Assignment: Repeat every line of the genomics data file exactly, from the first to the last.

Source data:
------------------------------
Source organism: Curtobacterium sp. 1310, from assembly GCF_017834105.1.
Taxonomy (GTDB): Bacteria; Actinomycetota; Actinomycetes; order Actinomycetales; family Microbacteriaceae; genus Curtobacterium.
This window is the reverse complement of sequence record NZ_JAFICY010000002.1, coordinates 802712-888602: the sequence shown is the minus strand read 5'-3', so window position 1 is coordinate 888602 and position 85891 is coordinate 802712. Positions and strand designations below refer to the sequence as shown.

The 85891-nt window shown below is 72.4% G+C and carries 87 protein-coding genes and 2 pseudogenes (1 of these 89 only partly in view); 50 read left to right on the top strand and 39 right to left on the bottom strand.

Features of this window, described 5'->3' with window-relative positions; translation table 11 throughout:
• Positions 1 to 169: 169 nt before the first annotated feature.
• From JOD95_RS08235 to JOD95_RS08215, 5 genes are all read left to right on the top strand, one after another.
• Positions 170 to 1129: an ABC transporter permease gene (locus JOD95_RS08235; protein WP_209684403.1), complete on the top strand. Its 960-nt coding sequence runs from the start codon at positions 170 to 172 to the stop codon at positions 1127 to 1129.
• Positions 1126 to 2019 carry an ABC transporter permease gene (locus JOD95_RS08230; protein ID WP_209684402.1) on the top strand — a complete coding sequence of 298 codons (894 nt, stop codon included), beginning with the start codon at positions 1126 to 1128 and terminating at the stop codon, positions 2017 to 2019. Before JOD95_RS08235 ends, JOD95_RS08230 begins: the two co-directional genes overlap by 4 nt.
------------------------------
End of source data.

Source organism: Curtobacterium sp. 1310, from assembly GCF_017834105.1.
Taxonomy (GTDB): Bacteria; Actinomycetota; Actinomycetes; order Actinomycetales; family Microbacteriaceae; genus Curtobacterium.
This window is the reverse complement of sequence record NZ_JAFICY010000002.1, coordinates 802712-888602: the sequence shown is the minus strand read 5'-3', so window position 1 is coordinate 888602 and position 85891 is coordinate 802712. Positions and strand designations below refer to the sequence as shown.

The 85891-nt window shown below is 72.4% G+C and carries 87 protein-coding genes and 2 pseudogenes (1 of these 89 only partly in view); 50 read left to right on the top strand and 39 right to left on the bottom strand.

Features of this window, described 5'->3' with window-relative positions; translation table 11 throughout:
• Positions 1 to 169: 169 nt before the first annotated feature.
• From JOD95_RS08235 to JOD95_RS08215, 5 genes are all read left to right on the top strand, one after another.
• Positions 170 to 1129: an ABC transporter permease gene (locus JOD95_RS08235; protein WP_209684403.1), complete on the top strand. Its 960-nt coding sequence runs from the start codon at positions 170 to 172 to the stop codon at positions 1127 to 1129.
• Positions 1126 to 2019 carry an ABC transporter permease gene (locus JOD95_RS08230; protein ID WP_209684402.1) on the top strand — a complete coding sequence of 298 codons (894 nt, stop codon included), beginning with the start codon at positions 1126 to 1128 and terminating at the stop codon, positions 2017 to 2019. Before JOD95_RS08235 ends, JOD95_RS08230 begins: the two co-directional genes overlap by 4 nt.